World Radio Day – Did you know that radio is the oldest method of mass communication?  Many people and organizations were involved with the invention of the radio, but the main one that gets credit would be Guglielmo Marconi.  He was the first person who successfully applied the theories of wireless technology.  He sent out the first radio signal in 1895, and it consisted of the single letter “S”.  That landed him a grant for the world’s first patent for the radio.  Over time it was proven that many of the theories used in the making of a radio were actually first patented by Nikola Tesla.  Radios work by transmitting and receiving electromagnetic waves.  The importance of radio cannot be stressed enough, as it is the mass media reaching the widest audience in the world.  It is also recognized as a powerful and low cost communication tool.  It is very well suited to remote communities and vulnerable people like the disabled, youth and the poor.  There is also the strong role in emergency communication and disaster relief!

The whole objective of this day is to raise awareness among the public and the media about the importance of radio, to encourage the people who make the decisions to establish and provide access to information through radio, along with enhancing networking and international cooperation.  Radio continues to grow and change in the digital age but it still remains the medium that reaches the widest audience worldwide. 

  

Food Celebration of the Day

Italian Food Day – How many of us LOVE Italian food? What’s not to love, right?  It’s comfort food to the core, and honestly, when I think of a romantic dinner my mind often goes to Italian, with all of its rich flavors and textures. When trying to eat low carb there is a definite difference in how to put together those flavors and textures, and though my choice for dinner wasn’t PERFECT, it really was quite delicious and a meal I’d repeat in a heartbeat. AND? The best part of it? Hubby liked it too!  For Christmas he gave me a gnocchi board – is that what it’s called? You take the little bits of gnocchi and roll them on the grooved board to put the indentations in them that will hold onto more sauce.  I don’t know how many of my little grooves stayed in the dough, but regardless, it was good.  I made the gnocchi out of mozzarella cheese, and made a gorgonzola/parmesan sauce to go with it, along side a steak with mushrooms.  Yep, I’m happy with this one.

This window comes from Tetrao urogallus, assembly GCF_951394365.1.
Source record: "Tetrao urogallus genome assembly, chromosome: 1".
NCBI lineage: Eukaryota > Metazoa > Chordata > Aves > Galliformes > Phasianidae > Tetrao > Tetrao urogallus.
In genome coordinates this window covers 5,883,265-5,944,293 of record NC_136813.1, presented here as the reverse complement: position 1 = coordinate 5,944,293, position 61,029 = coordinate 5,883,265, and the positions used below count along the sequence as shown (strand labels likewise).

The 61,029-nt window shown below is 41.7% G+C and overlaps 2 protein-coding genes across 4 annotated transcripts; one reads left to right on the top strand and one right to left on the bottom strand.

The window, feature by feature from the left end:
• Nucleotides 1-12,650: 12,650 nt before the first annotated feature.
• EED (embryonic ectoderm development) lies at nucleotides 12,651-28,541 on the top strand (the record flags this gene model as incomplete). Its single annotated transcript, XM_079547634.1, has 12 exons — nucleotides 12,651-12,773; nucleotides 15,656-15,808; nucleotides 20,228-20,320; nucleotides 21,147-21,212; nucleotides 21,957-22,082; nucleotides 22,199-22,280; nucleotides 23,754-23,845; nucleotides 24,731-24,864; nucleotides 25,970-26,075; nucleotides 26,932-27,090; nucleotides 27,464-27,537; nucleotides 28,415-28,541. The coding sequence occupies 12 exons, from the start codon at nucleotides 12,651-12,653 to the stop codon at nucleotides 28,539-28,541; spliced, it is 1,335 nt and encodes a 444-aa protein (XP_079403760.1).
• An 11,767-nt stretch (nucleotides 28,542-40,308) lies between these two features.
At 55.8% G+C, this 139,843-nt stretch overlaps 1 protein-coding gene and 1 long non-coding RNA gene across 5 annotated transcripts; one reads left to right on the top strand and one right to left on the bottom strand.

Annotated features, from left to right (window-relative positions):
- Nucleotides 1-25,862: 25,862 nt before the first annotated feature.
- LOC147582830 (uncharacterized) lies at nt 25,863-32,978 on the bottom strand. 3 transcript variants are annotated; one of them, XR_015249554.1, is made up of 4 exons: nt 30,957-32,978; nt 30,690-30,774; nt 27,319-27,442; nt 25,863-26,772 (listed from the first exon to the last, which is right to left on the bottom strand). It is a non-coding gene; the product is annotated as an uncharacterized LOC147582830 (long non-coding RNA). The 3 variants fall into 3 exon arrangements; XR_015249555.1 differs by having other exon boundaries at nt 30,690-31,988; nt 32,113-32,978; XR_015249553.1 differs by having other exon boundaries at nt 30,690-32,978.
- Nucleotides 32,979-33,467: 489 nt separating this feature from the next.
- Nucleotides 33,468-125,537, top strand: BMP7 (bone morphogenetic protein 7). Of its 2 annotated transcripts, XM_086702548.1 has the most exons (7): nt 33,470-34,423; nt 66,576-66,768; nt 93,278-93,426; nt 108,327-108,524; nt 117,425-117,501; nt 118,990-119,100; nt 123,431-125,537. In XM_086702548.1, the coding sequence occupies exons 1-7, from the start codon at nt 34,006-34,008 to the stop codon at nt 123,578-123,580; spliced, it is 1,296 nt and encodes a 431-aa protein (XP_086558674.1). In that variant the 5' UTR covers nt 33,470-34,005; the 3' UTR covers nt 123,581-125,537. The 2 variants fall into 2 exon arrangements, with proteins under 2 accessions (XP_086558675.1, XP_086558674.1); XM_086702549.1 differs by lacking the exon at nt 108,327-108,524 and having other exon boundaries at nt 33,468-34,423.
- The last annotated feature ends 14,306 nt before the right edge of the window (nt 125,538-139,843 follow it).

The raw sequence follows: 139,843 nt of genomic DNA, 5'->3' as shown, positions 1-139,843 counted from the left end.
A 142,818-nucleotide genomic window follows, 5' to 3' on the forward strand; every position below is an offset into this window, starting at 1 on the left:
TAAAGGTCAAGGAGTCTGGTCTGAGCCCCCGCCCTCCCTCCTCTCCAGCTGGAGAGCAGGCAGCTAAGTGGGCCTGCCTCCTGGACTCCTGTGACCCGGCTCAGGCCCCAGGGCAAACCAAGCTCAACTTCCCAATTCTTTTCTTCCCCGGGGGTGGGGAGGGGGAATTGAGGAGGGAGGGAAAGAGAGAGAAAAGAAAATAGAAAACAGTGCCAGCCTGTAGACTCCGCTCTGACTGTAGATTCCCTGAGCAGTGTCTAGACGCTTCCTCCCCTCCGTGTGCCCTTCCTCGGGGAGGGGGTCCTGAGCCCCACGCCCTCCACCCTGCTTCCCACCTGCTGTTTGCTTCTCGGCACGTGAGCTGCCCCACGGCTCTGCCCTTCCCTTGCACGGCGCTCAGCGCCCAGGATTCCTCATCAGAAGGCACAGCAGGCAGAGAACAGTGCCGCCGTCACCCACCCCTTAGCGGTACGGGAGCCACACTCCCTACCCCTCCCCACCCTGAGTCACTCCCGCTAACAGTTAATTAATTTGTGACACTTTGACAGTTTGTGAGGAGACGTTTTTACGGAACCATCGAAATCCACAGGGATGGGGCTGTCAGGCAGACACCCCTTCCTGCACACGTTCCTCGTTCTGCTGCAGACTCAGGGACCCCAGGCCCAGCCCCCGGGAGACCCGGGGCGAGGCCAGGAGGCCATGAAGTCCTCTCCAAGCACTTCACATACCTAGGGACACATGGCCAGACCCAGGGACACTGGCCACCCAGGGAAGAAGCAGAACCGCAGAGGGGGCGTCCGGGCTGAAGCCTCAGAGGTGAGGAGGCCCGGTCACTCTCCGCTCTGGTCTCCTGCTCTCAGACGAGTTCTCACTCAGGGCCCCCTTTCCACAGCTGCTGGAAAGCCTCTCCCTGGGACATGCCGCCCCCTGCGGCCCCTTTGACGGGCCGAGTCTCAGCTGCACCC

National Tortellini Day – There’s a debate on where tortellini originated, but most Italians agree its filling must include a blend of prosciutto, mortadella and Parmigiano-Reggiano.

 

It’s taken me awhile to get this posted today – it’s been a bit of slow going for me – but here it finally is! Have a lovely Fat Tuesday, no matter how you celebrate it.  I’m celebrating in a very low key, drink ginger ale and tea sort of way.  God bless you and I’ll see you tomorrow.